This year was a milestone birthday — I turned 40 at the beginning of February. I’m not sure how I’m supposed to feel about that. Lately, my husband, my mother, and other extended family have been teasing me about this particular birthday. Lots of jokes about getting old, needing reading glasses, gray hair, etc.
If I want to throw punches, I can remind my mother she is old enough to have a 40-year-old daughter. And to be fair, my husband turned 40 a few weeks after me. So, really, they can laugh it up all they want but we all know the truth here. The truth is, they are right there with me in the aging club!
When I turned 30 it felt really good. For some reason, turning 30 made me feel like I was officially an adult. I was excited about that milestone. At the time, our first child was just six weeks old. I was sleep-deprived but hopeful for the next decade. It felt like my thirties was my time to shine. To really come into my own.
Through the newborn months, and toddler years, I forgot about all that “time to shine” stuff and was just trying to catch a shower or a full night of sleep. When we had our second child, I was about to turn 33. I was still tired. I still needed a shower. I was balancing my career, with learning how to be a mom and a solid wife and partner.
Our days were filled with daycare drop-off or pick-up, our professional work, home projects, dinner, and bedtime. Some days, it felt like the movie Groundhog’s Day with Bill Murray . . . when the same day just keeps repeating itself. In many ways, the repetition was somehow comforting though. I also longed for excitement, adventure, and maybe even a better sense of self. I would look at women in their 40s with their well-rested, fresh faces filled with confidence and their potty-trained, school-aged children and think about how I would never make it to those days. It felt so far away.
Those forty-year-old women seemed to have it all together. They used fancy cream for the fine lines forming around their eyes. I didn’t. They had a regular stylist they saw for a cut or a color. I didn’t. They seemed to have hobbies outside of their children. I didn’t. Their kids were fairly independent. Mine were not. They seemed to actually enjoy themselves at social events. What was I doing at social events at that time? Chasing around my kids and making sure they didn’t break something or eat dirt.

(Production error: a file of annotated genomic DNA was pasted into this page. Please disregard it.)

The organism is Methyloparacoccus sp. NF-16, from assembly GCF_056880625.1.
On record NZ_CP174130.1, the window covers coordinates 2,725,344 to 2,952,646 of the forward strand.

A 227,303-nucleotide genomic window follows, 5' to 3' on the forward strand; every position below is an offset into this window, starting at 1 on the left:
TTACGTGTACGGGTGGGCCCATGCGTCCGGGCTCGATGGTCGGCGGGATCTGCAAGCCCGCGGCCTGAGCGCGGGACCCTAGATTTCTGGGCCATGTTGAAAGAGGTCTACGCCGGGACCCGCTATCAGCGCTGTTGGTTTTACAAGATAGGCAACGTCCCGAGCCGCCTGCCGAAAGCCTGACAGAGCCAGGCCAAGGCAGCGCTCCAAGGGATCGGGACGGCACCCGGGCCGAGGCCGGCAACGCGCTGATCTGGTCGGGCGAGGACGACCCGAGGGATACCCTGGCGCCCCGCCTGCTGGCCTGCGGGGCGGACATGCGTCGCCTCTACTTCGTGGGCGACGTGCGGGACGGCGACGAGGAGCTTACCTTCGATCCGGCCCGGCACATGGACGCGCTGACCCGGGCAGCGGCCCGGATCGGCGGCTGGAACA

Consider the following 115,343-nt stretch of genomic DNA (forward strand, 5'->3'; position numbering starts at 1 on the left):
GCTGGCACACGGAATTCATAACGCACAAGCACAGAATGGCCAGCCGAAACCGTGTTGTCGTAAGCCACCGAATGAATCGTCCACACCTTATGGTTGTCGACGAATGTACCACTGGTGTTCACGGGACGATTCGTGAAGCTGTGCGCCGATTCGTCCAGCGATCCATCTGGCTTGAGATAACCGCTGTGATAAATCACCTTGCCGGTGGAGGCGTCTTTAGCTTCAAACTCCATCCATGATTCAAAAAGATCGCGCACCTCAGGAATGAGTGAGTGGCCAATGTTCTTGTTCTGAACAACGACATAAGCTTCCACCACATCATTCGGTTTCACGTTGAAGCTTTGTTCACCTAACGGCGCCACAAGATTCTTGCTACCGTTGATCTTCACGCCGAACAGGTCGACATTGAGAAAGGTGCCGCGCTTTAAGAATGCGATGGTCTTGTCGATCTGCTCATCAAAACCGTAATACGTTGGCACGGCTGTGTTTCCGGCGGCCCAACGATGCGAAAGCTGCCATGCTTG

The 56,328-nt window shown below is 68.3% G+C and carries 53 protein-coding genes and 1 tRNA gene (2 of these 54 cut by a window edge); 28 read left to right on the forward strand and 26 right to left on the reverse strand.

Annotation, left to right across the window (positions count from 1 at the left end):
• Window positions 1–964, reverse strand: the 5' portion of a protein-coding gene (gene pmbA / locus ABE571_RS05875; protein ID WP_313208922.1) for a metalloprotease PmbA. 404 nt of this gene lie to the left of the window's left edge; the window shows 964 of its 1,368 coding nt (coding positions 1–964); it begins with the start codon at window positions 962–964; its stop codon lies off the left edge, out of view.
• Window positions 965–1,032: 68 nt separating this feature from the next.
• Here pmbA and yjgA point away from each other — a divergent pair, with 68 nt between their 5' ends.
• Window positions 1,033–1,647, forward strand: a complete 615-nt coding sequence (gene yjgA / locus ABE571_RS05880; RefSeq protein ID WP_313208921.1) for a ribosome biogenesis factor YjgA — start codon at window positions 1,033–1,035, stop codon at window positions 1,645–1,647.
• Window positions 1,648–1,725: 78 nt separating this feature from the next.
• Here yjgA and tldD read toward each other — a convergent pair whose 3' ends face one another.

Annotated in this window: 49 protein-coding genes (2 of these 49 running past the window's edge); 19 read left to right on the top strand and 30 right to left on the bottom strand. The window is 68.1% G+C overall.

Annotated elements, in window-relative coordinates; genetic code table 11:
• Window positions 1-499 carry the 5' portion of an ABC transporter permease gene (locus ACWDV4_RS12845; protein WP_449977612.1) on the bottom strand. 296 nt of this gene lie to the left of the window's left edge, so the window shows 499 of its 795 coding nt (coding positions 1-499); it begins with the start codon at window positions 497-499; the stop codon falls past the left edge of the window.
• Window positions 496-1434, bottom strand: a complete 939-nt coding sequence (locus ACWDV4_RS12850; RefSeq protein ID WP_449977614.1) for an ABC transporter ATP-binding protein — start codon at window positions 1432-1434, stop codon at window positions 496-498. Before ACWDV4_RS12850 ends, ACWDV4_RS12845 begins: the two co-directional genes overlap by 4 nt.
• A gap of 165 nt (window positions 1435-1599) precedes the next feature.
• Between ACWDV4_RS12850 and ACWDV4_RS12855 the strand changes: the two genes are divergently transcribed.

These women also seemed to really know who they were and what they were all about. They knew their values and they had their priorities set. I’ve always been a confident person. And yet, those women in their forties seemed to have a more grounded sense of self. I wanted that! But would I have it?
Ten years later, I am standing on the doorstep of 40. Well, let’s face it, I walked through that door. My birthday has passed. It’s official.
And you know what? I don’t have it all together. But I have changed, and things are different.
- I have a great eye cream that I use each morning and night.
- I have also been seeing the same stylist for the last seven years as I embrace the gray peeking out in my hair.
- I have hobbies!
- At ages seven and 10, my kids are even pretty independent, too.
In fact, recently I was hollering at my husband to get downstairs and get them breakfast while I finished getting ready because it was already 7:15 a.m. He walked downstairs to find both of our kids at the kitchen table eating a bowl of cereal and talking together.
And I do enjoy myself at social events these days. I show up and my kids go off to hang out with the other kids . . . and I hang out with the other adults. I watch my sweet friends with babies and toddlers split their time between socializing and chasing their child away from a light socket or feeding them, or doing a diaper change. And while I observe, I am really observing myself ten years ago.
I remember that woman. I know her. I was her.
And as I watch them I say a little prayer in my head that they feel seen and loved because I know how tired they are and how hard they are working.
I might have fine lines and gray hair, but I am well-rested. And I am very comfortable with who I am. I feel at ease in this life we created.
It isn’t lost on me that those sleep-deprived friends with the littler kids might be looking at me the same way I looked at those older women ten years ago. In some ways, it gives me a sense of responsibility. I feel like I need to set the tone for them. To show them that things will be okay and that this too shall pass.
For myself, what I find interesting about this new decade I am entering is that I’m not yearning for the next decade. When I turned 20 I thought about how “cool” I’d be when I was 30. When I turned 30 I longed to be 40 because it seemed like the woman I knew who were 40 were so settled and at ease. Now, as I enter my own forties, I feel really content to sit down and stay awhile. Sort of a “Look Ma, I made it!” moment.
My dad recently told us one of his favorite decades of life was his forties, and he hoped it was our favorite too. I think he’s on to something, and I’m really looking forward to seeing how this next decade goes!